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Socio-cognitive phenotypes differentially modulate large-scale structural covariance networks

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Valk,  Sofie L.
Department Social Neuroscience, MPI for Human Cognitive and Brain Sciences, Max Planck Society;

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Bernhardt,  Boris C.
Department Social Neuroscience, MPI for Human Cognitive and Brain Sciences, Max Planck Society;
McConnell Brain Imaging Centre, Montreal Neurological Institute and Hospital, McGill University, Montréal, QC, Canada;

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Böckler,  Anne
Department Social Neuroscience, MPI for Human Cognitive and Brain Sciences, Max Planck Society;
Department of Psychology, Julius Maximilian University, Würzburg, Germany;

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Trautwein,  Fynn-Mathis
Department Social Neuroscience, MPI for Human Cognitive and Brain Sciences, Max Planck Society;

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Kanske,  Philipp
Department Social Neuroscience, MPI for Human Cognitive and Brain Sciences, Max Planck Society;

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Singer,  Tania
Department Social Neuroscience, MPI for Human Cognitive and Brain Sciences, Max Planck Society;

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Citation

Valk, S. L., Bernhardt, B. C., Böckler, A., Trautwein, F.-M., Kanske, P., & Singer, T. (2017). Socio-cognitive phenotypes differentially modulate large-scale structural covariance networks. Cerebral Cortex, 27(2), 1358-1368. doi:10.1093/cercor/bhv319.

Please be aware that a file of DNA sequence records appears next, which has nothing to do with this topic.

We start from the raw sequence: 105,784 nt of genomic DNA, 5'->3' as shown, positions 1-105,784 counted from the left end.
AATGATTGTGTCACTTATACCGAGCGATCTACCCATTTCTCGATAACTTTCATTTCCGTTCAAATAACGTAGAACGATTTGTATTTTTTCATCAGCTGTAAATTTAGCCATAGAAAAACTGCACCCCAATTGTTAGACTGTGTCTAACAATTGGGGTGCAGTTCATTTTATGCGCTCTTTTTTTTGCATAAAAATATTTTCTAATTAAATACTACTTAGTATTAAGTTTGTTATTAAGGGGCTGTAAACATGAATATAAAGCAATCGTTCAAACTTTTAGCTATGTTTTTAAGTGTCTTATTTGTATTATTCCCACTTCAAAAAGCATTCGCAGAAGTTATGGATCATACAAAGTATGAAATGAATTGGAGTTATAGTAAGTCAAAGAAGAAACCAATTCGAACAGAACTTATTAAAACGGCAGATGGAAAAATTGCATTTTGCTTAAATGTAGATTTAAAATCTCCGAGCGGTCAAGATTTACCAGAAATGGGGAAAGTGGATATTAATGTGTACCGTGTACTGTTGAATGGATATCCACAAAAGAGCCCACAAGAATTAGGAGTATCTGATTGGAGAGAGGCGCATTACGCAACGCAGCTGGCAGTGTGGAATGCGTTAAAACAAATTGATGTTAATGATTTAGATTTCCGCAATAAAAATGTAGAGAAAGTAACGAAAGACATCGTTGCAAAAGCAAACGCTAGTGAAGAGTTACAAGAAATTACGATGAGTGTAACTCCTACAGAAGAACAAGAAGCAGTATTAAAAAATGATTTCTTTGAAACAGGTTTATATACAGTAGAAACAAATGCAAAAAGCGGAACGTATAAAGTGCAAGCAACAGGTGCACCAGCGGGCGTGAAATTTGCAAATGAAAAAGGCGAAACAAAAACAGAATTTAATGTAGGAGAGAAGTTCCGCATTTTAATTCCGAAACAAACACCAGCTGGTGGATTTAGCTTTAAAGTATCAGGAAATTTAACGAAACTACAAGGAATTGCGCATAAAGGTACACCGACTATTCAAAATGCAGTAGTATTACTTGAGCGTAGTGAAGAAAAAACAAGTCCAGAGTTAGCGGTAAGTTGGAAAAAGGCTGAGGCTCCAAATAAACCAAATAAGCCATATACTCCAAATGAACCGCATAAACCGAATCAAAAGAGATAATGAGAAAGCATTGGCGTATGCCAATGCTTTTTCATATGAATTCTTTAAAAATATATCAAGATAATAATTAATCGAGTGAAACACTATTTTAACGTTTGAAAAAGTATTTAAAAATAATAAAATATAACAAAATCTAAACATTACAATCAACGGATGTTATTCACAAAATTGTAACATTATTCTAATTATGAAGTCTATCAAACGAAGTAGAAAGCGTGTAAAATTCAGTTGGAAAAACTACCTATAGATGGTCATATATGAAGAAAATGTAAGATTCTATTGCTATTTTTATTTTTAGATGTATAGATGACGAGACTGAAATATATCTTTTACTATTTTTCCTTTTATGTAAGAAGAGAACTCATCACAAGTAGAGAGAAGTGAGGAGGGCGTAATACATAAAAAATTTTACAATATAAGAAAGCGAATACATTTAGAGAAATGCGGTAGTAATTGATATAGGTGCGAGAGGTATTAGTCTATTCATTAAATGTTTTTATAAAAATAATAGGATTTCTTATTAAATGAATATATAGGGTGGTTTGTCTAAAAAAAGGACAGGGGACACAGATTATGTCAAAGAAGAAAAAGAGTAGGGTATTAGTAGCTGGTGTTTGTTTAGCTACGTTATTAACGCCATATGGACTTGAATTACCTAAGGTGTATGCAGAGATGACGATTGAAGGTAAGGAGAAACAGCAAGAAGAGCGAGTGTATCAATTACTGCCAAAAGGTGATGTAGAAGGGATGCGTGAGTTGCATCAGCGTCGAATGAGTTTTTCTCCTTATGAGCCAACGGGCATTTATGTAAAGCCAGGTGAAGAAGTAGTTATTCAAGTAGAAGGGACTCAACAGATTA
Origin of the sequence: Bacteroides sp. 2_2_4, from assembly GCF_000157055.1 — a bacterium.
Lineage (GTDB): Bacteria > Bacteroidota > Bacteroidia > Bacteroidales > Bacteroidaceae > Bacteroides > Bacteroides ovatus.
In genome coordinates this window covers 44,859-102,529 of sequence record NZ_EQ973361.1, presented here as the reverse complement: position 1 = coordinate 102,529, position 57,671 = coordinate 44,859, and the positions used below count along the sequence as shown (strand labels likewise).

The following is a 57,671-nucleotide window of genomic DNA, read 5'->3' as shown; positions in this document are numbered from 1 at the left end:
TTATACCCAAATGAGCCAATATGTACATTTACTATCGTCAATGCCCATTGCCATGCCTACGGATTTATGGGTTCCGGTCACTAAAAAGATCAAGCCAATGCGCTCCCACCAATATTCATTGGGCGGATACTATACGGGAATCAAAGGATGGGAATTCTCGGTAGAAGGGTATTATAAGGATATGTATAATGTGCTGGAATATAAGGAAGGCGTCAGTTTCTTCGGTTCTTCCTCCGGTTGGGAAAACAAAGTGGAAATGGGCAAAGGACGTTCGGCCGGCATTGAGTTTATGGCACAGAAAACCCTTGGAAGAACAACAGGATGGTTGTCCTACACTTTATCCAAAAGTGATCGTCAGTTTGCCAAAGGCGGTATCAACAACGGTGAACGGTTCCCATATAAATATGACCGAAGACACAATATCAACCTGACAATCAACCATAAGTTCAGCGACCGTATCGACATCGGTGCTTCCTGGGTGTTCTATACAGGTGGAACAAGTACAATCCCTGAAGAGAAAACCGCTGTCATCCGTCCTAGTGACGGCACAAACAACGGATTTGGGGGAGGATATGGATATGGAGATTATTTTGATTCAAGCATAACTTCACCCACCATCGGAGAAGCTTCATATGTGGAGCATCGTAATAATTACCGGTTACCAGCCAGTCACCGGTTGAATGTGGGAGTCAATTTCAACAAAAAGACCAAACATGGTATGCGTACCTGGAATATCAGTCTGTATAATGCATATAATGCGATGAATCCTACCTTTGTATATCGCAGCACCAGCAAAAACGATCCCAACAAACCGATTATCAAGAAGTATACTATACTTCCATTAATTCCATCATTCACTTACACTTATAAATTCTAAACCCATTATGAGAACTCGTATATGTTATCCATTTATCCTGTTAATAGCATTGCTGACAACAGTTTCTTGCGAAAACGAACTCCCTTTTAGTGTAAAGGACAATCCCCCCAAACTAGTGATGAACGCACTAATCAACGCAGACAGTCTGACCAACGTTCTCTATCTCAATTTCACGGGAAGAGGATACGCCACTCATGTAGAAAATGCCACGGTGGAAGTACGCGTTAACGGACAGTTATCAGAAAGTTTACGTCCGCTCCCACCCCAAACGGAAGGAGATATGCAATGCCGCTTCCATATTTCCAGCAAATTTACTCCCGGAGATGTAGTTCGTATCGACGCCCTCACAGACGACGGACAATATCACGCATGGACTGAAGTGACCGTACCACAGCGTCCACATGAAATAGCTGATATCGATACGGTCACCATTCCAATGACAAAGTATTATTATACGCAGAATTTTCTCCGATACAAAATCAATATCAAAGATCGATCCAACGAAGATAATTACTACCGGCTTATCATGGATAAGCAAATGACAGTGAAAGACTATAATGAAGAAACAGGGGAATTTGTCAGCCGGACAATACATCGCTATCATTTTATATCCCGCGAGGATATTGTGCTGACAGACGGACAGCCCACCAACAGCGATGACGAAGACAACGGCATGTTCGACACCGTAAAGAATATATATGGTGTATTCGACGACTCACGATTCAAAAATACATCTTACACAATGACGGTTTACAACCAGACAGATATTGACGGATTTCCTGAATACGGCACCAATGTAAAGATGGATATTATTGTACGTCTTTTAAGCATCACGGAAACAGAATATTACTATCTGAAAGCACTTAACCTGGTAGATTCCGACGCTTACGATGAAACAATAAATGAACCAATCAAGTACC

Cite as: http://hdl.handle.net/11858/00-001M-0000-0029-0B52-F
Abstract
Functional neuroimaging studies have suggested the existence of 2 largely distinct social cognition networks, one for theory of mind (taking others' cognitive perspective) and another for empathy (sharing others' affective states). To address whether these networks can also be dissociated at the level of brain structure, we combined behavioral phenotyping across multiple socio-cognitive tasks with 3-Tesla MRI cortical thickness and structural covariance analysis in 270 healthy adults, recruited across 2 sites. Regional thickness mapping only provided partial support for divergent substrates, highlighting that individual differences in empathy relate to left insular-opercular thickness while no correlation between thickness and mentalizing scores was found. Conversely, structural covariance analysis showed clearly divergent network modulations by socio-cognitive and -affective phenotypes. Specifically, individual differences in theory of mind related to structural integration between temporo-parietal and dorsomedial prefrontal regions while empathy modulated the strength of dorsal anterior insula networks. Findings were robust across both recruitment sites, suggesting generalizability. At the level of structural network embedding, our study provides a double dissociation between empathy and mentalizing. Moreover, our findings suggest that structural substrates of higher-order social cognition are reflected rather in interregional networks than in the the local anatomical markup of specific regions per se.